By Kai Curry
Northwest Asian Weekly
Witnessing Tan Dun’s “Buddha Passion” is like being in a Tibetan Buddhist temple, being in a Christian house of worship, and being in the church of Nature, all at the same time. Performed by Seattle Symphony on Nov. 10 and 12, and conducted by Tan, this “Passion” in six acts adroitly combined Buddhist jata
ka tales and ancient Sanskrit song and sutra in a message of compassion. It was at once extravagant and humble, not unlike Tan himself.
A screen above the stage transmitted the script to the audience in English and Chinese. A convention used in opera houses from time to time, it’s not something one expects when visiting the symphony. However, the Seattle Symphony is nothing if not an institution that regularly pushes boundaries and introduces new and exciting types of performance. “Buddha Passion” indeed is one part opera, in both Western and Chinese style. Several impressive vocalists joined the musicians, including baritone Elliot Madore, soprano Lei Xu, tenor Yi Li, and mezzo-soprano Megan Moore.
Present also in the second half was Batubagen, a virtuoso in khoomei overtone, the Mongolian throat singing rapidly gaining popularity around the world.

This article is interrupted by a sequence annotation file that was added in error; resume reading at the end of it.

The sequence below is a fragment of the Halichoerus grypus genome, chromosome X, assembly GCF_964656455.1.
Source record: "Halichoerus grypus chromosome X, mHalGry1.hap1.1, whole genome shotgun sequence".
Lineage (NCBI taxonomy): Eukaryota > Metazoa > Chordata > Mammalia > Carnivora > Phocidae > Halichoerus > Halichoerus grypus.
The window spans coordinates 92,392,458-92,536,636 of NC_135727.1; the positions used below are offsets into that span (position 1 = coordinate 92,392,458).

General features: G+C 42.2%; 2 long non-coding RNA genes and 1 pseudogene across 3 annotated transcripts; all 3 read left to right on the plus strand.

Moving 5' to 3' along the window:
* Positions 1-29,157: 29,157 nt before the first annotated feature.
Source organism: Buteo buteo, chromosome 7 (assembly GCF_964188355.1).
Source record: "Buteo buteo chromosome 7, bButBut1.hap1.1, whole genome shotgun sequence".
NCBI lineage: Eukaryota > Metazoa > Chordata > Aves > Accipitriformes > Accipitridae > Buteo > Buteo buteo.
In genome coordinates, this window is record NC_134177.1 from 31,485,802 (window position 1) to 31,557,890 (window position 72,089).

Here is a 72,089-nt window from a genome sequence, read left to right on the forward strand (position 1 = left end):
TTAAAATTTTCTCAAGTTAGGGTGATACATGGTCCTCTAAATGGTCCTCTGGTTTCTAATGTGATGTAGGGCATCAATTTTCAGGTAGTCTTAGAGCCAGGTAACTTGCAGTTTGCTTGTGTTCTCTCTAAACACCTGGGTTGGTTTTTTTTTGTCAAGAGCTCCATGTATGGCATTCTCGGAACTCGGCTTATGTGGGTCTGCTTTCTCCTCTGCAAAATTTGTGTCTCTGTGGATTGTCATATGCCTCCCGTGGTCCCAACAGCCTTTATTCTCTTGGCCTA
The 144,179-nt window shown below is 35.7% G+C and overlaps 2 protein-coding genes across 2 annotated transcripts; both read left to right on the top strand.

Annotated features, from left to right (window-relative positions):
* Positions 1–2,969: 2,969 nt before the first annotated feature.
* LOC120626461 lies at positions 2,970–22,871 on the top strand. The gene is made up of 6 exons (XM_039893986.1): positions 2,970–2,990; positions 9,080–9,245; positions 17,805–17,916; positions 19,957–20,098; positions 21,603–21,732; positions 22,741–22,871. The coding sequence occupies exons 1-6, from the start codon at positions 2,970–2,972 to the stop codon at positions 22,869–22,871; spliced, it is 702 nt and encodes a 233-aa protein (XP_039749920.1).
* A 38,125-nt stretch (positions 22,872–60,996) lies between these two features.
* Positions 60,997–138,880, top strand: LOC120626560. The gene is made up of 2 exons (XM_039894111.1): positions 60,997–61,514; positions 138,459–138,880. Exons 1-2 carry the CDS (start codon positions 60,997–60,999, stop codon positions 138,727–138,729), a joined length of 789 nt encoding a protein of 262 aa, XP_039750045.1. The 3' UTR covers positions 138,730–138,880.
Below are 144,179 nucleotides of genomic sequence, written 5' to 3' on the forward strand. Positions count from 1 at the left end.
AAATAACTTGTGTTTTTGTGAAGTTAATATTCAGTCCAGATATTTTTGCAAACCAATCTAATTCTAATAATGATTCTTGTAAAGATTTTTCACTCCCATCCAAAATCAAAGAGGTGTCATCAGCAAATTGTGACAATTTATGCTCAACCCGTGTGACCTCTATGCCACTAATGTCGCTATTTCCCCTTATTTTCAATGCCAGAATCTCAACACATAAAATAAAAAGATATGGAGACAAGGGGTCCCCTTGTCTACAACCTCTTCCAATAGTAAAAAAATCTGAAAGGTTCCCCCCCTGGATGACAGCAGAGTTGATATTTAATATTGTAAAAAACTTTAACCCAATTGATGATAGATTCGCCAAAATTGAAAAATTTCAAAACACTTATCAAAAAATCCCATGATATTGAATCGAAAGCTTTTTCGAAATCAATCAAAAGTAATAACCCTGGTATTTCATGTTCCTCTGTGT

This was only the beginning of everything that goes on during “Buddha Passion.” Behind the symphony stood the Seattle Symphony Chorale, and flanking them for part of the production, the Northwest Boychoir. In Act III, subtitled “Flying Pipa Dance,” Chen Yining floated across the stage in a glittering costume, a representation of an apsara, a celestial singer and dancer. Chen deftly played the pipa—sometimes behind her neck—while curving her body into stunning poses as the music and script told a tale of a royal family. During Act IV, called “Zen Garden,” Tan recreated the origin of Zen Buddhism in Songshan Mountain, complete with koans, or Zen riddles, while two symphony members played upon large, transparent bowls of water, mimicking rain drops, a waterfall, or a trickling stream.